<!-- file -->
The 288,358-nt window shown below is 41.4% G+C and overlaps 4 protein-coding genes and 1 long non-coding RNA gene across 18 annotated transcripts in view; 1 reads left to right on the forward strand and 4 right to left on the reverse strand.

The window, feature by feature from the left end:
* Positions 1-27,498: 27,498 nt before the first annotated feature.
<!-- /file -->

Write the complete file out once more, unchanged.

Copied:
The 288,358-nt window shown below is 41.4% G+C and overlaps 4 protein-coding genes and 1 long non-coding RNA gene across 18 annotated transcripts in view; 1 reads left to right on the forward strand and 4 right to left on the reverse strand.

The window, feature by feature from the left end:
* Positions 1-27,498: 27,498 nt before the first annotated feature.